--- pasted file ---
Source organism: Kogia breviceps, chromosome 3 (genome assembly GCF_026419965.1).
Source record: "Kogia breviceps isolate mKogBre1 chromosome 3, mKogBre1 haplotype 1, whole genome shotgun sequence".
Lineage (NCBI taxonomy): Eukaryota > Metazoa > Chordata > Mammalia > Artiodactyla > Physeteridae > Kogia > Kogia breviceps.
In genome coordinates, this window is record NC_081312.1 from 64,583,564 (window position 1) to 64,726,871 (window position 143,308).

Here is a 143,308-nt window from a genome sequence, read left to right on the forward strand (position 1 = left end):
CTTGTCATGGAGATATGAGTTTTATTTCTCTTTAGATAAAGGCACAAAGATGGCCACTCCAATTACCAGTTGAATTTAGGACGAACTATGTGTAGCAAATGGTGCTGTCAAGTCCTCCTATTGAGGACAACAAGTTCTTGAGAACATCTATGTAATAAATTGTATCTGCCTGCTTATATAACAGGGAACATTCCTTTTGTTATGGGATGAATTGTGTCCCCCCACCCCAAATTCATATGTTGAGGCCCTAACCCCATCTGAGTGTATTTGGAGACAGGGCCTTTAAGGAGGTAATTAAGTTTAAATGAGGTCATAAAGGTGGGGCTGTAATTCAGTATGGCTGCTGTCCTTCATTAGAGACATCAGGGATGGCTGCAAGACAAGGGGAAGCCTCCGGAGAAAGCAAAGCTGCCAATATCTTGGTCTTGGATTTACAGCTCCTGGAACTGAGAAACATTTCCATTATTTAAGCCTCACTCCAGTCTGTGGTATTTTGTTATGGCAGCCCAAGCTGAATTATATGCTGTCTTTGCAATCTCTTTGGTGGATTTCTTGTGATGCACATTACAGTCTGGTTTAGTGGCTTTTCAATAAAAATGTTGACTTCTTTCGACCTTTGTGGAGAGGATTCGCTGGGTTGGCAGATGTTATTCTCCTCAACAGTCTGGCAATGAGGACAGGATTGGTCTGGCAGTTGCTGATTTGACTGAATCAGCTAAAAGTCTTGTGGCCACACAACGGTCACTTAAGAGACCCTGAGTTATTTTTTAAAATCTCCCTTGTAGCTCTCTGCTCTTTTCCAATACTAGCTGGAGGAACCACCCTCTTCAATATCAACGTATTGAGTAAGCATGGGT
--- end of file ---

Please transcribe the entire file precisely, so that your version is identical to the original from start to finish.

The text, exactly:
Source organism: Kogia breviceps, chromosome 3 (genome assembly GCF_026419965.1).
Source record: "Kogia breviceps isolate mKogBre1 chromosome 3, mKogBre1 haplotype 1, whole genome shotgun sequence".
Lineage (NCBI taxonomy): Eukaryota > Metazoa > Chordata > Mammalia > Artiodactyla > Physeteridae > Kogia > Kogia breviceps.
In genome coordinates, this window is record NC_081312.1 from 64,583,564 (window position 1) to 64,726,871 (window position 143,308).

Here is a 143,308-nt window from a genome sequence, read left to right on the forward strand (position 1 = left end):
CTTGTCATGGAGATATGAGTTTTATTTCTCTTTAGATAAAGGCACAAAGATGGCCACTCCAATTACCAGTTGAATTTAGGACGAACTATGTGTAGCAAATGGTGCTGTCAAGTCCTCCTATTGAGGACAACAAGTTCTTGAGAACATCTATGTAATAAATTGTATCTGCCTGCTTATATAACAGGGAACATTCCTTTTGTTATGGGATGAATTGTGTCCCCCCACCCCAAATTCATATGTTGAGGCCCTAACCCCATCTGAGTGTATTTGGAGACAGGGCCTTTAAGGAGGTAATTAAGTTTAAATGAGGTCATAAAGGTGGGGCTGTAATTCAGTATGGCTGCTGTCCTTCATTAGAGACATCAGGGATGGCTGCAAGACAAGGGGAAGCCTCCGGAGAAAGCAAAGCTGCCAATATCTTGGTCTTGGATTTACAGCTCCTGGAACTGAGAAACATTTCCATTATTTAAGCCTCACTCCAGTCTGTGGTATTTTGTTATGGCAGCCCAAGCTGAATTATATGCTGTCTTTGCAATCTCTTTGGTGGATTTCTTGTGATGCACATTACAGTCTGGTTTAGTGGCTTTTCAATAAAAATGTTGACTTCTTTCGACCTTTGTGGAGAGGATTCGCTGGGTTGGCAGATGTTATTCTCCTCAACAGTCTGGCAATGAGGACAGGATTGGTCTGGCAGTTGCTGATTTGACTGAATCAGCTAAAAGTCTTGTGGCCACACAACGGTCACTTAAGAGACCCTGAGTTATTTTTTAAAATCTCCCTTGTAGCTCTCTGCTCTTTTCCAATACTAGCTGGAGGAACCACCCTCTTCAATATCAACGTATTGAGTAAGCATGGGT